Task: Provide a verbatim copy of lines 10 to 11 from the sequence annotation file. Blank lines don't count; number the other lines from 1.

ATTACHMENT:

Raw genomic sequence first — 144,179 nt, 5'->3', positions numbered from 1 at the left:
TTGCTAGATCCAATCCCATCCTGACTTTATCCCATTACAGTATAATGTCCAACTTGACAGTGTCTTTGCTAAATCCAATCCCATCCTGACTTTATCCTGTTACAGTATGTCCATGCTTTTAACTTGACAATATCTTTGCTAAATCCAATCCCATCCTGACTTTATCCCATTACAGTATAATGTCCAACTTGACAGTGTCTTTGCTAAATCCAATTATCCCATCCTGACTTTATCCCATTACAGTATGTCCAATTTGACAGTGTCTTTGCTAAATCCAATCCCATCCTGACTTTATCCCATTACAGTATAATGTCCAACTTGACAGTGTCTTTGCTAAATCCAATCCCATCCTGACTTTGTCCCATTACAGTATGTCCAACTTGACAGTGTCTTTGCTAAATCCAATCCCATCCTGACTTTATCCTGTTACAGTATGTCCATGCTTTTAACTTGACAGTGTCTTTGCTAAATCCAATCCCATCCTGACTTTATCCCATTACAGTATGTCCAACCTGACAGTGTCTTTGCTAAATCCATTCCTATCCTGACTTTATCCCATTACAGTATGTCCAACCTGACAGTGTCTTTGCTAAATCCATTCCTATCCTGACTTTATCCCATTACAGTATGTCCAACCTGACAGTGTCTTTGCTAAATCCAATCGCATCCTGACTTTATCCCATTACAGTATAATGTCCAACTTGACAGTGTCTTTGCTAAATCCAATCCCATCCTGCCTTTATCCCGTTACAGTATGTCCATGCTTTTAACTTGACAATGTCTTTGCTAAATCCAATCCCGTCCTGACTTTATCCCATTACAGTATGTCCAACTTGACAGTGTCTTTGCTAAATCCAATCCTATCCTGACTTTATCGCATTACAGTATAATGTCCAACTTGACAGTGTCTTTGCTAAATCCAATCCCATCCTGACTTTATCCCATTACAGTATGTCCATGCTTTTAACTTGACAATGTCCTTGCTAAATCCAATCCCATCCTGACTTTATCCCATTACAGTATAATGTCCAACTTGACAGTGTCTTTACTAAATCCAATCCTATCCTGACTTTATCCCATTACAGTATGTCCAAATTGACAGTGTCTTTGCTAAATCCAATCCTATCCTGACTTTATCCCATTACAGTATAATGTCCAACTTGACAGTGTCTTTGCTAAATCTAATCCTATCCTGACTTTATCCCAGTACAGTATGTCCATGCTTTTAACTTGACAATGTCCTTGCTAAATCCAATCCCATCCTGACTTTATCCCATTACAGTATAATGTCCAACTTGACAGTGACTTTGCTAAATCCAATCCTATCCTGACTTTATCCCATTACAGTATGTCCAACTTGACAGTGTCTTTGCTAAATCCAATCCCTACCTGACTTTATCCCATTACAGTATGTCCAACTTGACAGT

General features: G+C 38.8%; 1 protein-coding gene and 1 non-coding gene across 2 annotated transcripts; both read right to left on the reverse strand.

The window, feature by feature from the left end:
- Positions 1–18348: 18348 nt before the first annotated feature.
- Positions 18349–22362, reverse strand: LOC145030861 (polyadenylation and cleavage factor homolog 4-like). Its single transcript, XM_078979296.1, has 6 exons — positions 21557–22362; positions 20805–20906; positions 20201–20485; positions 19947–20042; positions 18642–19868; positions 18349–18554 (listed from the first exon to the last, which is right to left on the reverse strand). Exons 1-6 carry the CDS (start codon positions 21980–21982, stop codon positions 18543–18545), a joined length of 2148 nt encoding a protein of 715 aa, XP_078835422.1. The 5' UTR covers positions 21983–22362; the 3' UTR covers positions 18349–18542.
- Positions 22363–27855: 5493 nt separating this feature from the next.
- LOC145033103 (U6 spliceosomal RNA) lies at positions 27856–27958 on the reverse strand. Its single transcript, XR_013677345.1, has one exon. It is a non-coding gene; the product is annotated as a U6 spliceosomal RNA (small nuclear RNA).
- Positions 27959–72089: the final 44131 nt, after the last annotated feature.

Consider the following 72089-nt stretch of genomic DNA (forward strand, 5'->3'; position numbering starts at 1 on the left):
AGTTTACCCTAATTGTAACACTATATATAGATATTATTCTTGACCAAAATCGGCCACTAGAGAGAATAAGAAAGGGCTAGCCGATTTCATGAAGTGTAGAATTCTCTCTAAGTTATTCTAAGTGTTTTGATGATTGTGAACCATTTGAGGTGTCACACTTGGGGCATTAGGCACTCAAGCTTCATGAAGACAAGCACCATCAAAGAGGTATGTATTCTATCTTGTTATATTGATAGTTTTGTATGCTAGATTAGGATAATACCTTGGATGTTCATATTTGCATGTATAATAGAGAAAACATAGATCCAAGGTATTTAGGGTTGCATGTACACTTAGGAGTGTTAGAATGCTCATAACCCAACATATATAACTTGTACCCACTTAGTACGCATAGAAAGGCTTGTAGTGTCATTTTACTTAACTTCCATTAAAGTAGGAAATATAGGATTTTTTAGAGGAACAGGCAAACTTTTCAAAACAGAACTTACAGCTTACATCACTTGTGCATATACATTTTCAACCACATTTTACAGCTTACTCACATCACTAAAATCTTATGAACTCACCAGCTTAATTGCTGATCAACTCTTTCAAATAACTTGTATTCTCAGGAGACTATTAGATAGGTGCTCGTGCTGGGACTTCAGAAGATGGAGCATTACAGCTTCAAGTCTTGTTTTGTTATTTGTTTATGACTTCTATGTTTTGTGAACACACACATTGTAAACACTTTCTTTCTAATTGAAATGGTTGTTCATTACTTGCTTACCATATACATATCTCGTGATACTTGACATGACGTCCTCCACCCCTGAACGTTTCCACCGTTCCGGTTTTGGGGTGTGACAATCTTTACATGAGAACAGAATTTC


Consider the following 72089-nt stretch of genomic DNA (forward strand, 5'->3'; position numbering starts at 1 on the left):
AGTTTACCCTAATTGTAACACTATATATAGATATTATTCTTGACCAAAATCGGCCACTAGAGAGAATAAGAAAGGGCTAGCCGATTTCATGAAGTGTAGAATTCTCTCTAAGTTATTCTAAGTGTTTTGATGATTGTGAACCATTTGAGGTGTCACACTTGGGGCATTAGGCACTCAAGCTTCATGAAGACAAGCACCATCAAAGAGGTATGTATTCTATCTTGTTATATTGATAGTTTTGTATGCTAGATTAGGATAATACCTTGGATGTTCATATTTGCATGTATAATAGAGAAAACATAGATCCAAGGTATTTAGGGTTGCATGTACACTTAGGAGTGTTAGAATGCTCATAACCCAACATATATAACTTGTACCCACTTAGTACGCATAGAAAGGCTTGTAGTGTCATTTTACTTAACTTCCATTAAAGTAGGAAATATAGGATTTTTTAGAGGAACAGGCAAACTTTTCAAAACAGAACTTACAGCTTACATCACTTGTGCATATACATTTTCAACCACATTTTACAGCTTACTCACATCACTAAAATCTTATGAACTCACCAGCTTAATTGCTGATCAACTCTTTCAAATAACTTGTATTCTCAGGAGACTATTAGATAGGTGCTCGTGCTGGGACTTCAGAAGATGGAGCATTACAGCTTCAAGTCTTGTTTTGTTATTTGTTTATGACTTCTATGTTTTGTGAACACACACATTGTAAACACTTTCTTTCTAATTGAAATGGTTGTTCATTACTTGCTTACCATATACATATCTCGTGATACTTGACATGACGTCCTCCACCCCTGAACGTTTCCACCGTTCCGGTTTTGGGGTGTGACAATCTTTACATGAGAACAGAATTTC